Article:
I have also read the submissions that Raukawa have made in support of the Ngāti Koroki Kahukura Claims Settlement Bill, with similar statements. Again, that was stated by Raukawa in their submission supporting the Ngāti Hauā Claims Settlement Bill. We did also see in the evidence the memorandum of understanding that was developed some years ago between Ngāti Korokī Kahukura and Raukawa. Raukawa have also worked collaboratively with other iwi on previous settlements, including around the Waikato River and the central North Island forestry settlements. So it is obvious to me that Raukawa are genuine in their desire to settle their own grievance and not negatively impact on other iwi.
Having said that, there are some overlapping interests, and we heard about them during the submission processes. I am pleased that the Hon Nanaia Mahuta has put it on record how we see those overlapping associations and interests playing out. Overlapping interests and associations include the Waikeria Prison land with Maniapoto. I note that there is the potential for the two iwi to develop joint ventures around this land. I also note that there are restrictions on Raukawa exercising first right of refusal. They cannot purchase unless they have consent from Maniapoto. The select committee report outlines that Maniapoto's interests are protected. We heard from the Te Arawa iwi trust about overlapping interests in Lake Ōhākuri. This has been clarified and will be clarified in the bill that Raukawa's statement of association includes only the part of the lake that is within the Tatua West block.
We also heard from Ngāti Korokī Kahukura, who were concerned that they may have been inadvertently included in the claimant definition of the settlement bill and wanted the explicit exclusion about the overlapping areas of interest. The report back to the House by the Māori Affairs Committee also clarifies that Ngāti Korokī Kahukura's area of interest is explicit in their own settlement. It is explicit in their own deed. I note that Raukawa's claim over where they have stated association areas or interests does not give Raukawa mana whenua status in areas that are clearly Ngāti Korokī Kahukura's.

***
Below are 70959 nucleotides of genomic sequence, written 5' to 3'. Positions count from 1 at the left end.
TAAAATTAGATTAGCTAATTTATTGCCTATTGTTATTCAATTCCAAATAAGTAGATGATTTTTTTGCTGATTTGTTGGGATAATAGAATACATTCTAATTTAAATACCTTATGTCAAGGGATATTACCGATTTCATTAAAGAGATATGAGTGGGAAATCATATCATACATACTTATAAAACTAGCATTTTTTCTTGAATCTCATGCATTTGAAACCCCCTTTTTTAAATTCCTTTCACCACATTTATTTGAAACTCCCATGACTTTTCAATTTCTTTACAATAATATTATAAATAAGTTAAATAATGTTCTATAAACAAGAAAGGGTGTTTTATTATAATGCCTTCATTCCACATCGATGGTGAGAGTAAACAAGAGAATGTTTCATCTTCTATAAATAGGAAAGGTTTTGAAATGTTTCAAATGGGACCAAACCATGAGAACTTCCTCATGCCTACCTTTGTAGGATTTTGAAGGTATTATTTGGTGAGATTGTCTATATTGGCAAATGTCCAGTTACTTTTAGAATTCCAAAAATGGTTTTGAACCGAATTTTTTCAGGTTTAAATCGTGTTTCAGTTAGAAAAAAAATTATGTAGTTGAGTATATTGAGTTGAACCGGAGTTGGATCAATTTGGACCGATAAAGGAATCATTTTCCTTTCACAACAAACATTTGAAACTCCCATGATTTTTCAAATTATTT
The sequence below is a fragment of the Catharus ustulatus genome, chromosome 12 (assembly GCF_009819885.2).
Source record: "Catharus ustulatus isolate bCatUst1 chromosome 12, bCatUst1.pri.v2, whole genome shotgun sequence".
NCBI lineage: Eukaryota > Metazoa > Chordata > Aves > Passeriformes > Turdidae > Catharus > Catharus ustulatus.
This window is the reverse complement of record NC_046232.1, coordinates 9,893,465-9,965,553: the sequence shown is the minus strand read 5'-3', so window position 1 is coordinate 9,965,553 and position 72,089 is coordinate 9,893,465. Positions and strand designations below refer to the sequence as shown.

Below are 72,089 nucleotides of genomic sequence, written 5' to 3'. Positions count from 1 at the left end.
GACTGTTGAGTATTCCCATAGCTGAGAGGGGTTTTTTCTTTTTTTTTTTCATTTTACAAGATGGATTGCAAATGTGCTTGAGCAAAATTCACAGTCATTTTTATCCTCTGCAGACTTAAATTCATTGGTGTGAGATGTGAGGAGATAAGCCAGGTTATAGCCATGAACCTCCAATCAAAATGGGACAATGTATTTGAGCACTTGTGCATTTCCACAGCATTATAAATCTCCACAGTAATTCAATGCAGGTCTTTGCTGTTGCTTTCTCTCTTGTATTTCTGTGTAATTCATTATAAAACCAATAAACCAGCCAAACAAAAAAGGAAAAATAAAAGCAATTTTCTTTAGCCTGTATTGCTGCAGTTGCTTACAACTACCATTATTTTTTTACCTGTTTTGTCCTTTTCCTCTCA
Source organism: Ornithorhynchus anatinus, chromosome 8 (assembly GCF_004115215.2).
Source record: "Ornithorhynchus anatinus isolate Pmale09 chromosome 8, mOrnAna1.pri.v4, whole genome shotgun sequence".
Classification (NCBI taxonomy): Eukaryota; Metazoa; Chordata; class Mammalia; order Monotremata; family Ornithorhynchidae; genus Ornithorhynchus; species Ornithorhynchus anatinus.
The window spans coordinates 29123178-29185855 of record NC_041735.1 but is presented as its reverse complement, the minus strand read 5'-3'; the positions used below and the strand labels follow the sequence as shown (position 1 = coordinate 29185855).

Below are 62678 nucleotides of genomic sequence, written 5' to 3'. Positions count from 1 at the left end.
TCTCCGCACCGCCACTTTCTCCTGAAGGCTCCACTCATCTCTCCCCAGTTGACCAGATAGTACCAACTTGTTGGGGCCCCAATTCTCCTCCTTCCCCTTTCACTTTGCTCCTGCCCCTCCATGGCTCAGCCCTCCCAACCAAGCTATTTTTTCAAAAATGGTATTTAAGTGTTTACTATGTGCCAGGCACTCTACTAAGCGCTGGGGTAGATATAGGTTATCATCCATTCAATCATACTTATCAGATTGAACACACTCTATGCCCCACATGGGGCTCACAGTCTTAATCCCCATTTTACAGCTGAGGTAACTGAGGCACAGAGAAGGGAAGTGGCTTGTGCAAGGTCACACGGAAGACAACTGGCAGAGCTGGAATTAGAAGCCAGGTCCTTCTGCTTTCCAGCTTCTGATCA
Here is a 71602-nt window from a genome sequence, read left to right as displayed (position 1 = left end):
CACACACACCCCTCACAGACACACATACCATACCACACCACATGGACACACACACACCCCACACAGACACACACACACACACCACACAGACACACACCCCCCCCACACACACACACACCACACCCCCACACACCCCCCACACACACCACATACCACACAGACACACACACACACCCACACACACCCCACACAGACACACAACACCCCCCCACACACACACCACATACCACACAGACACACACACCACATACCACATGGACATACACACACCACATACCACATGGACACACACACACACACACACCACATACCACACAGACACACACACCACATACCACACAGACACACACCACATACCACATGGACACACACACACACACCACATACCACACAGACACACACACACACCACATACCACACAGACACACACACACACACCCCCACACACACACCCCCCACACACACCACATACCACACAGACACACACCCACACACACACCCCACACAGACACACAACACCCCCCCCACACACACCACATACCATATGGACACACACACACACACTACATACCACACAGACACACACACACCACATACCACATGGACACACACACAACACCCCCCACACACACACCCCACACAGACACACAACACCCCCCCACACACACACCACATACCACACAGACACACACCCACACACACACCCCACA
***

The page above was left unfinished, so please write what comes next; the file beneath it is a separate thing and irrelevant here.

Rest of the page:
I also need to make the political point that some of that unease that the Greens feel about these raupatu settlements as full and final is because it is the Crown that dictates who it will and will not negotiate with. If we look at the historical account of this settlement and the battle to be recognised as an iwi, to be recognised by the Crown was indeed a struggle for Raukawa. That was resolved only at the end of last century, so Raukawa know better than many the grievance that is felt from that. The fact remains, though, that while the Crown decides who it will and will not recognise, there may be hapū or iwi left out of settlements. So our concern is that there may be some whom the Crown will refuse to negotiate with because it choose the winners and determine who will be the losers. Fundamentally, this does little to ensure the partnership between ngā iwi Māori and the Crown, as was envisaged by Te Tiriti o Waitangi. The Greens also maintain that we do not see these Treaty settlements as full and final settlements. What is lost is far greater than what is gained, and I think that is clear from the historical account in the bill. Thank you, Mr Tirikatene, for outlining some of that.
Having said all of this, I recognise that Raukawa have worked within the limitations dictated by the Crown over a very long period of time for this settlement, and that the passing of this bill is to be celebrated. Certainly, it gives Raukawa more of an economic base and the independence to utilise the incredible entrepreneurial skill in the iwi to raise the standard of living for our people. I know that Raukawa are already working innovatively, and are trialling youth services, for example, that could be potentially rolled out throughout the country. Mr Speaker, today is a day to celebrate the passing of the second reading of the Raukawa Claims Settlement Bill. The Greens will be supporting it. Nō reira, tēnā koutou, tēnā koutou, tēnā koutou katoa.